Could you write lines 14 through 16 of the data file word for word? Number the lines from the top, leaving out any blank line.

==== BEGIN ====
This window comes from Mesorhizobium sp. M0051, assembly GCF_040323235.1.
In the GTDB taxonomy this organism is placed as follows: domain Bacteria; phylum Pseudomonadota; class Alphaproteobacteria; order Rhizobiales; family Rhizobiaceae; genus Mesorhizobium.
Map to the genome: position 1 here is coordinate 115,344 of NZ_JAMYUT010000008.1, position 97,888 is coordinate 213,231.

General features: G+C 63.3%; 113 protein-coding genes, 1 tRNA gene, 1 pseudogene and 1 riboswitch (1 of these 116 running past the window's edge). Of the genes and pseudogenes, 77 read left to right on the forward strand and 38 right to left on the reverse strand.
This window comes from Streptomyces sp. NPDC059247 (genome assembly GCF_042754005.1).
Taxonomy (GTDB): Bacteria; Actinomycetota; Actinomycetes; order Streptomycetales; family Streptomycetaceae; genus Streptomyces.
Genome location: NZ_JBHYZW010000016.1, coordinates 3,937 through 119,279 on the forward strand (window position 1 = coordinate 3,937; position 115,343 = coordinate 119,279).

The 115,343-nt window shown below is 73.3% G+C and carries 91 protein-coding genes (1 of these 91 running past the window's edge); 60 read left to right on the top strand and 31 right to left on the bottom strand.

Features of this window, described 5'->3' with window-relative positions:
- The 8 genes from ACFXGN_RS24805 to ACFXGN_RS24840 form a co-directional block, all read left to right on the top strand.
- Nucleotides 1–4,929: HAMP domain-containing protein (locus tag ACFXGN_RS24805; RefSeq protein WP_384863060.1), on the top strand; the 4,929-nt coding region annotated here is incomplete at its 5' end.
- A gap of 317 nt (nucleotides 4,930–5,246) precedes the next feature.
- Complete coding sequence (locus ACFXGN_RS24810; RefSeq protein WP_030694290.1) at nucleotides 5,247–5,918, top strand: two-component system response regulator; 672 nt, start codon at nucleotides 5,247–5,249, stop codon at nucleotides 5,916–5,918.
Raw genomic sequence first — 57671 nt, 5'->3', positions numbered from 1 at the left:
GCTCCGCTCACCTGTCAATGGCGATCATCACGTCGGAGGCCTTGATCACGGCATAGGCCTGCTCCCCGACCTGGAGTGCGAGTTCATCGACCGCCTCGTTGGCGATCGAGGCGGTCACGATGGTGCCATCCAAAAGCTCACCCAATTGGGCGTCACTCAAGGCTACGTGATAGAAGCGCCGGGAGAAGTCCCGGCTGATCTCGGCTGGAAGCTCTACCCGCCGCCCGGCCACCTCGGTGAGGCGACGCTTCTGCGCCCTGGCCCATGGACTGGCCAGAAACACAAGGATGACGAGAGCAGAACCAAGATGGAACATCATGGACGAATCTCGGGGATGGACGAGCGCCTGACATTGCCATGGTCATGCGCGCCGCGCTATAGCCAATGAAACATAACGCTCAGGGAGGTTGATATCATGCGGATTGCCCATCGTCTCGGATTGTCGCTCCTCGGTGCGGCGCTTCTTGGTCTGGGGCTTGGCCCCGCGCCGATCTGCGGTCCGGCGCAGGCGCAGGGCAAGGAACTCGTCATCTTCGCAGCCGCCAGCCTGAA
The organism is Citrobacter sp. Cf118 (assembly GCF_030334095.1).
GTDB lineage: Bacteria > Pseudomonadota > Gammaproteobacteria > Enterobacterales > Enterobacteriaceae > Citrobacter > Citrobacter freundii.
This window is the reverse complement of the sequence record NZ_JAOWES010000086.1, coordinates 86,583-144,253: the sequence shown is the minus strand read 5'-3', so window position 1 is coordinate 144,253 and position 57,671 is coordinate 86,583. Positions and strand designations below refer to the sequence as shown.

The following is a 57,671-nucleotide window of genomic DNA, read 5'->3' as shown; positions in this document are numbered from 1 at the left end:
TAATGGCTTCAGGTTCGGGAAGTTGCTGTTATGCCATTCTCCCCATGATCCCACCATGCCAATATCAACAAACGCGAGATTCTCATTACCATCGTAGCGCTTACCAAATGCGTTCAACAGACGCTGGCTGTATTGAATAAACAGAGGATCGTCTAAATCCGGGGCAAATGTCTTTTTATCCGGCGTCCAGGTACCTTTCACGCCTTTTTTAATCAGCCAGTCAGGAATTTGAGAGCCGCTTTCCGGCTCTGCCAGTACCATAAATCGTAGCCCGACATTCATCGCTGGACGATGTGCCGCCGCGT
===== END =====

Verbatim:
Raw genomic sequence first — 57671 nt, 5'->3', positions numbered from 1 at the left:
GCTCCGCTCACCTGTCAATGGCGATCATCACGTCGGAGGCCTTGATCACGGCATAGGCCTGCTCCCCGACCTGGAGTGCGAGTTCATCGACCGCCTCGTTGGCGATCGAGGCGGTCACGATGGTGCCATCCAAAAGCTCACCCAATTGGGCGTCACTCAAGGCTACGTGATAGAAGCGCCGGGAGAAGTCCCGGCTGATCTCGGCTGGAAGCTCTACCCGCCGCCCGGCCACCTCGGTGAGGCGACGCTTCTGCGCCCTGGCCCATGGACTGGCCAGAAACACAAGGATGACGAGAGCAGAACCAAGATGGAACATCATGGACGAATCTCGGGGATGGACGAGCGCCTGACATTGCCATGGTCATGCGCGCCGCGCTATAGCCAATGAAACATAACGCTCAGGGAGGTTGATATCATGCGGATTGCCCATCGTCTCGGATTGTCGCTCCTCGGTGCGGCGCTTCTTGGTCTGGGGCTTGGCCCCGCGCCGATCTGCGGTCCGGCGCAGGCGCAGGGCAAGGAACTCGTCATCTTCGCAGCCGCCAGCCTGAA
The organism is Citrobacter sp. Cf118 (assembly GCF_030334095.1).